Perfect Party Outfits: Sewing a Tulle Skirt

It’s time to give in and make a tulle skirt! Otherwise known as netting or illusion, tulle is no longer exclusive to weddings, costumes or tutus. It has become exceedingly popular within recent years as fashion statements for both day and evening wear.

And, as the holiday season kicks into full gear, there is nothing prettier, more feminine (and fun to sew!) than a tulle skirt to wear to the season’s upcoming parties.

Learn how to sew a tulle skirt for a holiday party ensemble that’s every bit as festive as it is lovely!


What makes tulle such a popular choice is cost. Typically priced less than $2 a yard, a tulle skirt becomes both an economical as well as beautiful garment to make. Tutorials for making tulle skirts are aplenty on the internet with most advocating a no-sew method using tulle ribbon rather than fabric. he process is fast and easy, but less formal or elegant than a real tulle skirt. This tutorial deals with making a lined version featuring a satin ribbon waistband.

Tricks to make working with tulle easier

While tulle makes for an inexpensive option, working with it can sometimes be a challenge. Handling yards and yards of the stuff that often shifts and slides about is tricky, not to mention dealing with annoying static electricity it is prone to have. Here are some ways you can conquer these issues:

  • A large cutting surface and plenty of pattern weights (use cans if you don’t have weights) will help keep the tulle in its place.
  • To tame the static electricity simply spray a fine mist of water over the tulle while working with it. Don’t overdo the amount of water; you just want to prevent the tulle from clinging to you at every turn.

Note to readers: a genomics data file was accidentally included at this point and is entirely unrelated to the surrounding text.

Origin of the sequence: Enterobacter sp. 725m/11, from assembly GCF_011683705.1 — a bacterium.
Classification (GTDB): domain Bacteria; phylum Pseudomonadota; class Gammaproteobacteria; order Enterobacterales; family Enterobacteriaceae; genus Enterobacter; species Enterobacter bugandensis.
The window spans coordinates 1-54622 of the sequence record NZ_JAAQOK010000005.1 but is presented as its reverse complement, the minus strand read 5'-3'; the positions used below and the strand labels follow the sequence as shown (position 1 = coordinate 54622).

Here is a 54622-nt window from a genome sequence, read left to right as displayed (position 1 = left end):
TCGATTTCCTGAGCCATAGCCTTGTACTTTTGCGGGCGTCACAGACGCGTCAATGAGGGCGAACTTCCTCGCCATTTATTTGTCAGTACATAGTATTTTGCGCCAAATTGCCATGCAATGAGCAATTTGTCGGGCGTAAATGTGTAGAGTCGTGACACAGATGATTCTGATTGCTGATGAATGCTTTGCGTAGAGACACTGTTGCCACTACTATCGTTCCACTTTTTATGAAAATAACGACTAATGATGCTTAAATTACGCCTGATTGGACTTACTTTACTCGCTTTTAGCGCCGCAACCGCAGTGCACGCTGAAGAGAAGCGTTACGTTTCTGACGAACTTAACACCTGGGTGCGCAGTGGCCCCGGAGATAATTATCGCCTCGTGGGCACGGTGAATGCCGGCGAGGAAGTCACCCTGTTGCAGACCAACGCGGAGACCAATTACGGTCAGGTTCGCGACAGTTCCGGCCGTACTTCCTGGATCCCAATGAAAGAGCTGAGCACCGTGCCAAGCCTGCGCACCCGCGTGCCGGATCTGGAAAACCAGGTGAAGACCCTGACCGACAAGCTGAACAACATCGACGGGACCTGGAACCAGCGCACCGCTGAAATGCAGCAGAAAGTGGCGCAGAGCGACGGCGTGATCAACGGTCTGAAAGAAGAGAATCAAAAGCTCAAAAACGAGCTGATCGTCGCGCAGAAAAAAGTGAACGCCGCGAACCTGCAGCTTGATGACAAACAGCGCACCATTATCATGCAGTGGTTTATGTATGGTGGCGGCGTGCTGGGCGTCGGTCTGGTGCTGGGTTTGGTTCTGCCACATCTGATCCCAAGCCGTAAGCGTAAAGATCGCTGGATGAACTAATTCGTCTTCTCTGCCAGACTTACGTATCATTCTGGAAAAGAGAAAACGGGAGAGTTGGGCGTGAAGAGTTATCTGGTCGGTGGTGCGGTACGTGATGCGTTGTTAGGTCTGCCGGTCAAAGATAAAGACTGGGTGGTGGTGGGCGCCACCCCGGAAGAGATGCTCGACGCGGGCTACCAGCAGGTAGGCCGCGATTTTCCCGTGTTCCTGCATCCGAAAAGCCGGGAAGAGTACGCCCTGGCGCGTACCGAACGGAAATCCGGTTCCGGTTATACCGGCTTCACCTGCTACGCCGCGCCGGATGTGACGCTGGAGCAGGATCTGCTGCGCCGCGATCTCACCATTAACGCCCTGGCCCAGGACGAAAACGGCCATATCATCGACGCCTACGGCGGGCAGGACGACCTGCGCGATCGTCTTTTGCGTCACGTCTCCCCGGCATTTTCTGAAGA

• And, let’s not forget tulle is a delicate fabric so it requires a gentle hand, a warm rather than hot iron and some patience will not only help, but pay off in a better finished product in the end.

Buying tulle

Buying basic tulle or netting is the same as purchasing any regular fabric by the yard. It is available mostly in 54″ and 108″ widths, but some can be as narrow as 36″ wide. It comes in a wide variety of colors to fit every occasion and need. And, it can be found in a multitude of finishes from matte, to shiny or sparkle, or embellished with glitter, rhinestones or pearls.


With a just few body measurements and some basic sewing an elegant tulle skirt becomes an easy weekend project. Here is what you will need:

  • Several yards of 54″ wide tulle – the yardage will depend on skirt length and the amount of fullness desired
  • Approximately one yard of lining material – again, amount depends on skirt length and fabric width
  • Matching thread
  • 3-inch-wide, double-faced satin ribbon, (one 3 yard spool should do)


1. Determine the yardage amount of tulle needed.

  • Take your waist measurement. Then measure from the waist to your desired length.
  • If the desired length measurement is 26″ or less, a 54″ tulle width will accommodate two layers of the skirt. Assuming your length measurement is 26″ or less, take your waist measurement and multiply it by 3. Now multiply that number by 2. (if your length measurement exceeds 26″ multiply it by 4). Divide the number by 36 to determine the yardage amount you need to purchase.

2. Determine the yardage amount of lining needed.

  • The lining will be constructed from a rectangular length of lining material that is equal to 1 ½ times the waist measurement by the desired skirt length plus 2″ added for both the hem and waist seam allowances.
  • Purchase the lining material based on those calculations.

3. Make the lining.

  • Cut the lining to the dimensions stated above.
  • Press a ½” double rolled hem in place. Do not sew at this point.